Elem. – Harriet’s Ruffled Feathers: The Woman Who Saved Millions of Birds

McCullough, Joy. Harriet’s Ruffled Feathers: The Woman Who Saved Millions of Birds. Atheneum Books for Young Readers, 2022.  Unpaged.  978-1-534-48676-8. Grades 1-3. $17.99.

Harriet Hemenway loved hats, as did many women in Boston in 1896. At that time, millinery was decorated with all manner of bows, flowers, ribbons, feathers, and even dead birds-the more the better. One day at breakfast, Harriet was surprised to read in the newspaper that millions of birds were killed every year to supply these decorative notions. With the support of her cousin Minna, Harriet began a campaign to stop the slaying of these beautiful creatures for fashion’s sake.  The cousins invited society women to tea, where the guests were horrified to hear about the carnage. More women pledged to boycott feathered fashions and the movement to save birds gained traction. The cousins asked bird scientists to give lectures and recruited influential people to help form an organization whose mission was the protection of earth’s feathered friends. And so the Audubon Society was founded. Word spread to other states and even to Queen Victoria and President Theodore Roosevelt, who signed a bill establishing federal bird reservations. McCullough uses avian word play to make the text more engaging, with such witty phrases as “[Harriet’s] feathers were too ruffled to eat” and “great big ostrich of a problem.” Galotta’s large scale illustrations done in watercolor are soft and very appealing. The color and detail in the drawings of various birds is wonderful. The back matter contains more information about the Audubon Society and birdwatching.

THOUGHTS: This fictionalized picture book account of the accomplishments of Harriet Hemenway is a delight. It will ignite a discussion on conservation and advocacy and shows how one person can effect change. This book is a good choice for Earth Day and is a must have for elementary collections. McCullough’s middle grade novel Across the Pond, is also about birds and was inspired by a British girl who loved and wrote about birdwatching.

Picture Book          Denise Medwick, Retired, PSLA Member 

Take a Stand – New YA NF – Between the World and Me; Three More Words


Coates, Ta-Nehisi. Between the World and Me. New York: Spiegel & Grau, 2015. 978-0-8129-9354-7. 152 p. $24.00. Gr. 9 and up.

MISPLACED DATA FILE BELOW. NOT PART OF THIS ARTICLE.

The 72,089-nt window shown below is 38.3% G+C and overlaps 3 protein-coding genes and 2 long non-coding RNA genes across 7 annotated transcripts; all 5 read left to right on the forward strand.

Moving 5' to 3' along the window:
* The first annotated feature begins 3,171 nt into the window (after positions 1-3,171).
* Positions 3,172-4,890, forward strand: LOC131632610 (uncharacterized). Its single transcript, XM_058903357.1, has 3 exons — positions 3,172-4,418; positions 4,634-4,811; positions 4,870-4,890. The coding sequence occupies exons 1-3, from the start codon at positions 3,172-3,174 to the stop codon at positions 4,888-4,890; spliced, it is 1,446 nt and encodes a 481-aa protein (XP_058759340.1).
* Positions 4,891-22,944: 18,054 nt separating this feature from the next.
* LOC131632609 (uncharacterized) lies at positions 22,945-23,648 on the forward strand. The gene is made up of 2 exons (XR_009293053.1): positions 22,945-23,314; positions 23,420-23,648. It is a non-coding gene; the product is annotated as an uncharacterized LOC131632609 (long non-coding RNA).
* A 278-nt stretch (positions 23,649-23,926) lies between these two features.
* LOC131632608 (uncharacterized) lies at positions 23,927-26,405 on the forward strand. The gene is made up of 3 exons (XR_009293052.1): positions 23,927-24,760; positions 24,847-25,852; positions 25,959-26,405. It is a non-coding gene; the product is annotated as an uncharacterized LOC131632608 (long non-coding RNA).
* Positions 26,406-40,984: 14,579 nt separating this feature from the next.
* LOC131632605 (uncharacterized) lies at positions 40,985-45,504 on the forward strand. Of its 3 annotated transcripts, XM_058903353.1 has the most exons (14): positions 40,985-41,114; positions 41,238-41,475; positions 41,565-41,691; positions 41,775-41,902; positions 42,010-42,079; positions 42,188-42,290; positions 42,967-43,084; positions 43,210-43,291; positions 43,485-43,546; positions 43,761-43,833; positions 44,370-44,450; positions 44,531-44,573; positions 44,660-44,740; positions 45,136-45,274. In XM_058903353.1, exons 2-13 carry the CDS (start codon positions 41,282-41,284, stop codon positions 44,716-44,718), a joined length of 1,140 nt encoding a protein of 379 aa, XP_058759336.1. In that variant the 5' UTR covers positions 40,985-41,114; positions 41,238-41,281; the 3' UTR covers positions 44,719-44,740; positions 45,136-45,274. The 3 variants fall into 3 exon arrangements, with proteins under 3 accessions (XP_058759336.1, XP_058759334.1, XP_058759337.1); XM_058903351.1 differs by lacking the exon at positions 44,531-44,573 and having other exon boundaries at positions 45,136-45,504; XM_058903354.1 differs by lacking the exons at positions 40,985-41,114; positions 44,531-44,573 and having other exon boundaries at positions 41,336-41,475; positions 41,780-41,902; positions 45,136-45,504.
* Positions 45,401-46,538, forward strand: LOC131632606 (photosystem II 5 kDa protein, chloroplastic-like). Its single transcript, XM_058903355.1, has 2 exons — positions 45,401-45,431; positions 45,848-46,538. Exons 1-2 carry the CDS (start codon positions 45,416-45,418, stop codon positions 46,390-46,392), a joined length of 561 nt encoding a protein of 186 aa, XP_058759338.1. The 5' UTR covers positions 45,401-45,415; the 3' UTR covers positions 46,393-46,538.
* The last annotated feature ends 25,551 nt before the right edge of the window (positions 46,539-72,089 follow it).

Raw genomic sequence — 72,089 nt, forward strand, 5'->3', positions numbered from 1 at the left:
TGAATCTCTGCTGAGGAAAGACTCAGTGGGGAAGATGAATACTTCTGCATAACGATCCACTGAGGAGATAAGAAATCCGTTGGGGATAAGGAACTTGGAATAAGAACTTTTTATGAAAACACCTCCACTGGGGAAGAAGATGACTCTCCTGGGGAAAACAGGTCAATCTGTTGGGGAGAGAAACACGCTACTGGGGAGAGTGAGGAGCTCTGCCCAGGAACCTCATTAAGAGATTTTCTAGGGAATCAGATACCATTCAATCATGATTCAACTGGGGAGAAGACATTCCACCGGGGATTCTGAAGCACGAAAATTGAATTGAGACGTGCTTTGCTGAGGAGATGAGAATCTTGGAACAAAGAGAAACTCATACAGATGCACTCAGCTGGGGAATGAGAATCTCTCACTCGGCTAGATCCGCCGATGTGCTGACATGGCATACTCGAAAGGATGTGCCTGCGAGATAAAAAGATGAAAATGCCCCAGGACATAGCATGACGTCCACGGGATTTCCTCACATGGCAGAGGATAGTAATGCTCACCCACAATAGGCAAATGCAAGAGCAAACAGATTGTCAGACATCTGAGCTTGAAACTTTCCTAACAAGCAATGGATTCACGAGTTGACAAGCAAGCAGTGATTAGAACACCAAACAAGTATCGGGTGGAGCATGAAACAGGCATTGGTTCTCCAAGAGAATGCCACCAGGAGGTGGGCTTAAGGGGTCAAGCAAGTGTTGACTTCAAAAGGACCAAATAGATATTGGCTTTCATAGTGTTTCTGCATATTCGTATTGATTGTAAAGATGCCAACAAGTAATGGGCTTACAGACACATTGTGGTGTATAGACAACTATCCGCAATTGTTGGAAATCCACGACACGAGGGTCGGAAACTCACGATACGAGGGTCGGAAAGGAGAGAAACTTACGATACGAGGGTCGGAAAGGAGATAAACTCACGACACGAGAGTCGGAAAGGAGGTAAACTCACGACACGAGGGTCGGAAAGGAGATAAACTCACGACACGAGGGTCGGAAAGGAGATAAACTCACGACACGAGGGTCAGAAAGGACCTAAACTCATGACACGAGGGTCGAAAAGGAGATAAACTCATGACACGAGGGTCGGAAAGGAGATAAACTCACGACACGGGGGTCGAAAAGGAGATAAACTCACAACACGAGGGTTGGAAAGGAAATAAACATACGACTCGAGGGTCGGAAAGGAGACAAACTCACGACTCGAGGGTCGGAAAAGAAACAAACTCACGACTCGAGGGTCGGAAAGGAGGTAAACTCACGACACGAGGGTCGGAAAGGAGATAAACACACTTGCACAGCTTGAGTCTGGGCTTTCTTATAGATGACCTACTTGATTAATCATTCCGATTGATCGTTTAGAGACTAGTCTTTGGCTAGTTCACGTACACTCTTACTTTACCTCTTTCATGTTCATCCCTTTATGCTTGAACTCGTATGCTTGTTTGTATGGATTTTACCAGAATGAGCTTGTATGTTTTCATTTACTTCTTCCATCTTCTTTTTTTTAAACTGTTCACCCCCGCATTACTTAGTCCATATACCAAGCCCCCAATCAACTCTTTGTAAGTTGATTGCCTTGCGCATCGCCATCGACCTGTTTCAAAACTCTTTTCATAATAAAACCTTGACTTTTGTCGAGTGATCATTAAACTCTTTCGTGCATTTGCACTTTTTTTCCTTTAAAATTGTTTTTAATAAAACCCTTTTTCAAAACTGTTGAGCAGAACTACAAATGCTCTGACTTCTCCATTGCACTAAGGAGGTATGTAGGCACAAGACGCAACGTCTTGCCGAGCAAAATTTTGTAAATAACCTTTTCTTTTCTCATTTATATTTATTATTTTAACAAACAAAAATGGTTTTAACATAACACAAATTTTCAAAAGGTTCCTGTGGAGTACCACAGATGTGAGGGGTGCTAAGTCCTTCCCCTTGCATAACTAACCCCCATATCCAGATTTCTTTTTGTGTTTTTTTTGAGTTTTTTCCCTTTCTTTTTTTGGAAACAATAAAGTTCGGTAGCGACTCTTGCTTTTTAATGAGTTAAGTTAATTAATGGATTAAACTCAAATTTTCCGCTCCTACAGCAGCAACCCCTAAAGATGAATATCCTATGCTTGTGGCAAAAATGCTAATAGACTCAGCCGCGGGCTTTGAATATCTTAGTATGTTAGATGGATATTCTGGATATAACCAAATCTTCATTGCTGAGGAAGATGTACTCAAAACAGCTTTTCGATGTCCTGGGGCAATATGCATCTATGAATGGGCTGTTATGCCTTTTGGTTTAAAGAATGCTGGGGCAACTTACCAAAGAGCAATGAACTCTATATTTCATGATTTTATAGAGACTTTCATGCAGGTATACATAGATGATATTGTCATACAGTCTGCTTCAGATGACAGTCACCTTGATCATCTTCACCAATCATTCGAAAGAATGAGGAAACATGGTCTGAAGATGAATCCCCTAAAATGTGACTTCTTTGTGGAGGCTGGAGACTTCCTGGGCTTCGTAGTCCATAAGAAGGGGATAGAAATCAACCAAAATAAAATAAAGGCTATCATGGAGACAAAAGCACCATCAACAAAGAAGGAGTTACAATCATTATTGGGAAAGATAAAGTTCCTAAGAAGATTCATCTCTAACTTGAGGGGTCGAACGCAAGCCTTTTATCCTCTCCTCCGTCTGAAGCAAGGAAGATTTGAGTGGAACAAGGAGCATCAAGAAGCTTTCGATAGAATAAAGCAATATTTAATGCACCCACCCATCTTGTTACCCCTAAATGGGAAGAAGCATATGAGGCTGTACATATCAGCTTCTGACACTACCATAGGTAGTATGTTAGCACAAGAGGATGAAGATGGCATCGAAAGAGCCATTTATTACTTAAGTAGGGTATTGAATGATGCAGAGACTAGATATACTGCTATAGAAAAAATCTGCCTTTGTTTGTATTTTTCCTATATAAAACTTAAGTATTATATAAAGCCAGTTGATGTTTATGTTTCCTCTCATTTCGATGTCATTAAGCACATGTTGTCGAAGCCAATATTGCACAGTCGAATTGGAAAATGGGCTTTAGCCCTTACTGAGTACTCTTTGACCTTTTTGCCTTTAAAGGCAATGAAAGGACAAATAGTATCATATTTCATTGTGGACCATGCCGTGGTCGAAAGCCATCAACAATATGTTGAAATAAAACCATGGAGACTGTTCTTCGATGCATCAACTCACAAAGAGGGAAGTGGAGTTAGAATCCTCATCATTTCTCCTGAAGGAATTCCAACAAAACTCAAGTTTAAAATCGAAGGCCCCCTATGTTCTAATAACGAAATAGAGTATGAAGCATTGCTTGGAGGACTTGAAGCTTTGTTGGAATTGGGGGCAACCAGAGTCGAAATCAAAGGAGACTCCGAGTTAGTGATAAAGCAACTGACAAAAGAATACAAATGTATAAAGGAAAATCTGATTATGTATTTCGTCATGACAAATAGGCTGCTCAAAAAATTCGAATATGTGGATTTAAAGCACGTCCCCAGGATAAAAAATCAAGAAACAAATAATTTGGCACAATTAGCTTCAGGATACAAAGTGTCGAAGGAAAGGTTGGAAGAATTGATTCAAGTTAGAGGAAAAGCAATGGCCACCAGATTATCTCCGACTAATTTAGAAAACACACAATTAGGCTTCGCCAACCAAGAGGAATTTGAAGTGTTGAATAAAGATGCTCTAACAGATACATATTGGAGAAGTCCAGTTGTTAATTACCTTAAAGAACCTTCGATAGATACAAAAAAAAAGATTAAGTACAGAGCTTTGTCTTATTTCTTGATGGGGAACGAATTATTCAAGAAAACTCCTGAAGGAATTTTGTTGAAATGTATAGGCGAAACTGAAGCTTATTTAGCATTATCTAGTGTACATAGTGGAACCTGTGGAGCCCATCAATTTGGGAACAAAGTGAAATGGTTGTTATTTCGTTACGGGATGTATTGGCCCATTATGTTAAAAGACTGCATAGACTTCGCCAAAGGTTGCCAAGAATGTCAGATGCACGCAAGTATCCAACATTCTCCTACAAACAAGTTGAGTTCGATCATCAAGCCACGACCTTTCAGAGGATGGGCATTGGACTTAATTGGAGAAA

Ta-Nehisi Coates writes this book for his son.  It’s written as a letter to Samori, and what a beautifully written piece. Coates began to write this book after a grand jury declined to indict the police officer who shot Michael Brown in Ferguson, Missouri. This was his attempt at explaining the world as he sees it; his experiences as a boy in school and his neighborhood in Baltimore; his college experience at Howard University, and his life since.  “Never forget that for 250 years black people were born into chains—whole generations followed by more generations who knew nothing but chains.”  There is fear, sadness, harsh reality, and hope in this work.  THOUGHTS:  Being a huge fan of “The Atlantic” magazine, I have read many articles by Coates and was very interested in reading this book. What a powerful work!  My copy is flagged, underlined, and full of post its. Teachers and students should read this book.  Its commentary on growing up black in America is necessary and important.  

Social Commentary        Rachel Gutzler, Wilson High School




Rhodes-Courter, Ashley. Three More Words. New York: Atheneum, 2015. 978-1-4814-1557-6. 290 p. $18.99. Gr. 9 and up.

Ashley Rhodes-Courter was a child of the foster care system.  Taken from her mother at age three, she spent her childhood in 14 foster homes over ten years. She didn’t come out of it totally unscathed, but she was resilient, finding strength to advocate for herself and others in the system, and writing a book (Three Little Words) about her early life.  Years later, she continued the story with this book, Three More Words. Ashley seems to have it all: a bright future with a career and speaking engagements.  She was helping other children in the system, and she got her “happily ever after”, but it wasn’t always easy.  She had to deal with issues from her past, and does so with great honesty in the book.  She is very honest about her biological parents, foster parents, the foster care system, and all the struggles she had.  The photos are a great addition, as are the updates included at the end of the book.  THOUGHTS:  I was touched by Ashley’s first memoir, Three Little Words, and her struggle spending almost 10 years in the foster care system, ultimately being adopted by a family.  I was very excited to read more of her story.  This was a wonderful follow-up, and I highly recommend both books.  

Memoir       Rachel Gutzler, Wilson High School